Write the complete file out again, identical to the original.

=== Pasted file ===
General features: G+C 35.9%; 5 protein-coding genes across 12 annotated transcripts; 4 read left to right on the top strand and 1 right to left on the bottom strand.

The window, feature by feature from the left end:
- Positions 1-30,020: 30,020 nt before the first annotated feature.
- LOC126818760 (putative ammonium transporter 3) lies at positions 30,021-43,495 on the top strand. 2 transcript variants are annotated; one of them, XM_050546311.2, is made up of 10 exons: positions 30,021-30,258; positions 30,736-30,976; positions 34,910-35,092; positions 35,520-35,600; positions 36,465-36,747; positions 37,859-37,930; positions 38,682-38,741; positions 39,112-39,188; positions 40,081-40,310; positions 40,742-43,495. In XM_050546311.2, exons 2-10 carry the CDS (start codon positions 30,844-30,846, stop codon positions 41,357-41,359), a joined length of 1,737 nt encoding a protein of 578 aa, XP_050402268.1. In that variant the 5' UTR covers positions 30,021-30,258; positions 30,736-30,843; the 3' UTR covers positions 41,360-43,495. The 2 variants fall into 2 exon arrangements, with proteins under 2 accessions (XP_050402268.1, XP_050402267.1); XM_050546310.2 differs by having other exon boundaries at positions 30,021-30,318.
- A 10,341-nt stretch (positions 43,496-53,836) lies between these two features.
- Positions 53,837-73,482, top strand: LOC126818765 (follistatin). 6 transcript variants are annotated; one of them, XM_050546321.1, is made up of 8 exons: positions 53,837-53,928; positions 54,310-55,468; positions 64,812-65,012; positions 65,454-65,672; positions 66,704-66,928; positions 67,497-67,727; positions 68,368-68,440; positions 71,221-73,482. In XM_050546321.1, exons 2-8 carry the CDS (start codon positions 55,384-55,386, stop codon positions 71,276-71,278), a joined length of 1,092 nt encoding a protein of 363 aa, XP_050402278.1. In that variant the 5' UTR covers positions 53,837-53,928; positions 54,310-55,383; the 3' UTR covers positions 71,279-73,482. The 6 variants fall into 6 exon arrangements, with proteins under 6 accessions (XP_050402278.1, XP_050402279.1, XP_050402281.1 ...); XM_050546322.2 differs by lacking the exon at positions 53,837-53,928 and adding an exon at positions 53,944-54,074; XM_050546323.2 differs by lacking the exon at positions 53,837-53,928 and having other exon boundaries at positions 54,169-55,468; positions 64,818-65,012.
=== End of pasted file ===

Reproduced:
General features: G+C 35.9%; 5 protein-coding genes across 12 annotated transcripts; 4 read left to right on the top strand and 1 right to left on the bottom strand.

The window, feature by feature from the left end:
- Positions 1-30,020: 30,020 nt before the first annotated feature.
- LOC126818760 (putative ammonium transporter 3) lies at positions 30,021-43,495 on the top strand. 2 transcript variants are annotated; one of them, XM_050546311.2, is made up of 10 exons: positions 30,021-30,258; positions 30,736-30,976; positions 34,910-35,092; positions 35,520-35,600; positions 36,465-36,747; positions 37,859-37,930; positions 38,682-38,741; positions 39,112-39,188; positions 40,081-40,310; positions 40,742-43,495. In XM_050546311.2, exons 2-10 carry the CDS (start codon positions 30,844-30,846, stop codon positions 41,357-41,359), a joined length of 1,737 nt encoding a protein of 578 aa, XP_050402268.1. In that variant the 5' UTR covers positions 30,021-30,258; positions 30,736-30,843; the 3' UTR covers positions 41,360-43,495. The 2 variants fall into 2 exon arrangements, with proteins under 2 accessions (XP_050402268.1, XP_050402267.1); XM_050546310.2 differs by having other exon boundaries at positions 30,021-30,318.
- A 10,341-nt stretch (positions 43,496-53,836) lies between these two features.
- Positions 53,837-73,482, top strand: LOC126818765 (follistatin). 6 transcript variants are annotated; one of them, XM_050546321.1, is made up of 8 exons: positions 53,837-53,928; positions 54,310-55,468; positions 64,812-65,012; positions 65,454-65,672; positions 66,704-66,928; positions 67,497-67,727; positions 68,368-68,440; positions 71,221-73,482. In XM_050546321.1, exons 2-8 carry the CDS (start codon positions 55,384-55,386, stop codon positions 71,276-71,278), a joined length of 1,092 nt encoding a protein of 363 aa, XP_050402278.1. In that variant the 5' UTR covers positions 53,837-53,928; positions 54,310-55,383; the 3' UTR covers positions 71,279-73,482. The 6 variants fall into 6 exon arrangements, with proteins under 6 accessions (XP_050402278.1, XP_050402279.1, XP_050402281.1 ...); XM_050546322.2 differs by lacking the exon at positions 53,837-53,928 and adding an exon at positions 53,944-54,074; XM_050546323.2 differs by lacking the exon at positions 53,837-53,928 and having other exon boundaries at positions 54,169-55,468; positions 64,818-65,012.